Beneath the giant bootlid, the floor was removed to allow the fuel tank to be raised, providing clearance for the rear axle assembly when the car would be ultimately lowered. To achieve the suspension drop, a set of airbags were fitted to replace the standard coils in each corner, allowing the big Buick to be parked on the ground with the chassis just touching the deck, or up to about seven inches of height for practical driving duties. Little else was required for the live rear/independent front, bar a small C-notch in the back of the chassis for diff clearance when lowered fully.

Complementing the new shape, if not in fact making the car, is the beautiful gloss black paint, achieved after endless sandblasting, rubbing and other labourious prep work and four coats of base with five coats of clear. Again, the colour was well thought through, capturing the shape and the curves, accentuating the brightwork and looking very much the elegant colour you’d expect to see on a late-’40s prestige coupe.

There’s a lot of chrome on the car and, although in good condition, it was removed and dispatched to various specialists across NSW for re-chroming, including the bumpers and that massive grille. It’s basically as per original, with the rear bar tucked closer to the rear and the protruding reversing lamps removed. The large bootlid handle was removed for a clean finish, and the exterior door handles were relocated for a flush look, now residing in the portholes in the front guards known by Buick PR types as VentiPorts. Up front, the headlights were mildly frenched, placed deeper into the guards and mounted from the inside.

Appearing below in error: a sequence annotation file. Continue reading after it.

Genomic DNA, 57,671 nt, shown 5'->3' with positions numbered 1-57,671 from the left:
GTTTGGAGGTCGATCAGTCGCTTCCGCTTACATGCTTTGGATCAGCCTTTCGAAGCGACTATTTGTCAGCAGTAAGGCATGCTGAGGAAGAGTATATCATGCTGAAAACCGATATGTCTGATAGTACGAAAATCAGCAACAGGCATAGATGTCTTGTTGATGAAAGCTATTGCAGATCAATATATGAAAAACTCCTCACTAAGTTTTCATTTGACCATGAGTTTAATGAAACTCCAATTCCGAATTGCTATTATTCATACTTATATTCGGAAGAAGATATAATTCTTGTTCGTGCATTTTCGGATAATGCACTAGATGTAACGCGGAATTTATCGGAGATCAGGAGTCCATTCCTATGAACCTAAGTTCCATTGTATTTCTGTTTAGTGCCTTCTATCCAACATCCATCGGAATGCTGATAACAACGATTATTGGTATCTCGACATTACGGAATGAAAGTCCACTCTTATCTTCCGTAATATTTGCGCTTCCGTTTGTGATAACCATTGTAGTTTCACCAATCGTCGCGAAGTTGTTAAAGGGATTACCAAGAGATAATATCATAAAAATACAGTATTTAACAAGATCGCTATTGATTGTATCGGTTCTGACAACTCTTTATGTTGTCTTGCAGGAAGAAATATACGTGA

The interior needed more than a little attention as 50 years of ageing coupled with an excess of rats’ nests meant the original trim, though present, had completely perished. With the overall look of the car in mind, Justin selected a classic red upholstery, deep and rich to complement the gloss black.

"I gave it to the trimmer, who pulled all the original stuff out," he explains. "I sandblasted all the frames, painted all the internal frames in gloss black, then we reinstalled the new trim.

"I went to the NSW Leather Company, who had every leather you could think of. I knew I wanted a snakeskin tuck and roll with a rich red base. I found this one, which I think is perfect, and of course it was the most expensive one there. Arrggh!"

Price aside, the result is superb, looking every bit the art deco establishment inside, with gloss black and silver metallic surfaces, soft red leather trim with natural grain, and the original winders and switchgear all present and functioning.